In re Masching, 41 Cal. 2d 530 [261 P.2d 251], a proceeding in habeas corpus, is practically on all fours with the case at bar. In Masching the petitioner was arraigned and pleaded not guilty on May 13, 1952. His trial was set for June 12. When the cause was called that day the petitioner appeared without counsel and the following occurred (p. 532): " 'The Court: Do you want this matter continued and for what purpose? Defendant Masching: Well, sirs, I have been confined to bed for the last three weeks and I would like a chance to [188 Cal. App. 2d 824] get my witnesses, and also counsel. The Court: You have had plenty of time to do that. Motion denied. The matter will be sent out for trial.' " The petitioner was then tried, found guilty, and sentenced to imprisonment. Additional facts are stated in the opinion (p. 533):
"Petitioner alleges that as a result of the accident he was confined in bed for three weeks with fractured ribs and a head injury, that during that period he was unable to secure an attorney or arrange to subpoena witnesses, that he was without funds to hire counsel and that a few days before trial he sought assistance from the public defender but was informed that this officer did not represent persons charged with driving while intoxicated. Petitioner further alleges that he at no time waived his right to counsel, that no attorney was appointed to aid him although a deputy public defender and other attorneys were present in the courtroom at the time of his trial, and that he was not sufficiently acquainted with legal procedure to know that he had to do anything other than request a continuance for time to obtain an attorney. ...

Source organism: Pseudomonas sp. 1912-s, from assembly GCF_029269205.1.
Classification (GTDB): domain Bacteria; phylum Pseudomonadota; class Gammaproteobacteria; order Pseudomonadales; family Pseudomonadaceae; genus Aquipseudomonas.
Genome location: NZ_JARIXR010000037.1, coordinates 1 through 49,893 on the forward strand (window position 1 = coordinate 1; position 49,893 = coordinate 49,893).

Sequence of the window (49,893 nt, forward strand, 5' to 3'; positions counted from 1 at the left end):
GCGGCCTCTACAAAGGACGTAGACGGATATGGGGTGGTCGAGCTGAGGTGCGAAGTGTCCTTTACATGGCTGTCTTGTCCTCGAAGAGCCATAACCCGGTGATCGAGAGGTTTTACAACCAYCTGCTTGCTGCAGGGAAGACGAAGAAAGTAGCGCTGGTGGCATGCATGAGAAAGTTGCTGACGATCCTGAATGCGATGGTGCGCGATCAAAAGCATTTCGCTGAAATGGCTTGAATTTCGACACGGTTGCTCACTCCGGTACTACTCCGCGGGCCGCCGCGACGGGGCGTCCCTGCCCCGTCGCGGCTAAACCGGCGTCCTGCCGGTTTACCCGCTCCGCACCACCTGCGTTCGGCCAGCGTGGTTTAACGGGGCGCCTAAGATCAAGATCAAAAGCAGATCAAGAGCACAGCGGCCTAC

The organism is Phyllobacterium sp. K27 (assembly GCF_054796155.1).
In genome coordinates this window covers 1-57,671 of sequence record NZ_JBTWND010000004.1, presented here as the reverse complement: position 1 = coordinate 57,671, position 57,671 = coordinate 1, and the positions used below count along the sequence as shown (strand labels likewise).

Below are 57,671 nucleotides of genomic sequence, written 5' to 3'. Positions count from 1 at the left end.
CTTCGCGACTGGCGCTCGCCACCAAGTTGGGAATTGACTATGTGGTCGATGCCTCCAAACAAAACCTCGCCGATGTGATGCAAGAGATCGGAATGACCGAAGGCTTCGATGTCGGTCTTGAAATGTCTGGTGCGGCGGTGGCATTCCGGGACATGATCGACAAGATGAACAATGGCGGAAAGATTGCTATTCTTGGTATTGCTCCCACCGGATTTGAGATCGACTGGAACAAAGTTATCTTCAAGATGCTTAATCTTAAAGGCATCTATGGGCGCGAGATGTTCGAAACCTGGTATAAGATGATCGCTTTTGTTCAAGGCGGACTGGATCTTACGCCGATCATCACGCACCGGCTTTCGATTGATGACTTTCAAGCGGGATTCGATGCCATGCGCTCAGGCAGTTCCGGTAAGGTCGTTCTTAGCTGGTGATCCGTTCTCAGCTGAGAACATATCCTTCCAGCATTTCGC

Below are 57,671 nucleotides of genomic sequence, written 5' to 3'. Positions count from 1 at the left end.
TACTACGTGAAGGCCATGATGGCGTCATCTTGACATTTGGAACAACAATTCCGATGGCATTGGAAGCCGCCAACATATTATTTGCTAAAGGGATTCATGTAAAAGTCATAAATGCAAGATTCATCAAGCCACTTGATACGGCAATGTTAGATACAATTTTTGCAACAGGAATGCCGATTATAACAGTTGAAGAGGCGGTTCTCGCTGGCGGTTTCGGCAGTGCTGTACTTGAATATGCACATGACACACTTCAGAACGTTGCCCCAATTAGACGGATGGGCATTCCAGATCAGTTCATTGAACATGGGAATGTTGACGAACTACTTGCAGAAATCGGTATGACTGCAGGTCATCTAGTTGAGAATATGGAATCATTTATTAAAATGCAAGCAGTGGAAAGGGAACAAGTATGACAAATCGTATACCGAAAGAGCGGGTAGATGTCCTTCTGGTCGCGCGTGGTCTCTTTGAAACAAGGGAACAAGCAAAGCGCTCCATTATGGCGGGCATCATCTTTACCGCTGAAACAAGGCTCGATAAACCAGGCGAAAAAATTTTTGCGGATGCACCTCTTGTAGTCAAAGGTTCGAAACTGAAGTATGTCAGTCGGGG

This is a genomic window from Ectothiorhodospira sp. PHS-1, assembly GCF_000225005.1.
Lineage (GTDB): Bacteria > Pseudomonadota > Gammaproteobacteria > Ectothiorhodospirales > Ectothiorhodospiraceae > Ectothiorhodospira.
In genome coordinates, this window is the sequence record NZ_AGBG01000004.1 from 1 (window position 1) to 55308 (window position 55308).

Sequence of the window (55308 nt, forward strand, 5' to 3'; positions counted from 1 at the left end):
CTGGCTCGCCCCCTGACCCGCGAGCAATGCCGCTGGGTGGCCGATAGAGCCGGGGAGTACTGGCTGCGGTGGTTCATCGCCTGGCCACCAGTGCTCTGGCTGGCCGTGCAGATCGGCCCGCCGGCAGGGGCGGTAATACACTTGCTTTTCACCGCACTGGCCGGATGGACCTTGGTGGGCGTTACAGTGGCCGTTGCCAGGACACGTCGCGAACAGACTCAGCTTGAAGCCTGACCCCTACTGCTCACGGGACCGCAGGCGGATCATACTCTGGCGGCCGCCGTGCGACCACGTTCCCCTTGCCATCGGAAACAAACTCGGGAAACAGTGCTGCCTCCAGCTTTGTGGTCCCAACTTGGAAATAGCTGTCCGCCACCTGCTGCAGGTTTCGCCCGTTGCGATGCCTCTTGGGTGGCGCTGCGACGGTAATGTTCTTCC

"It should be noted at the outset that there is nothing which indicates that petitioner waived his right to have an attorney. No express waiver was made, and there is no basis for implying one in view of the fact that petitioner informed the court, when his case was called for trial, that he wished to obtain counsel.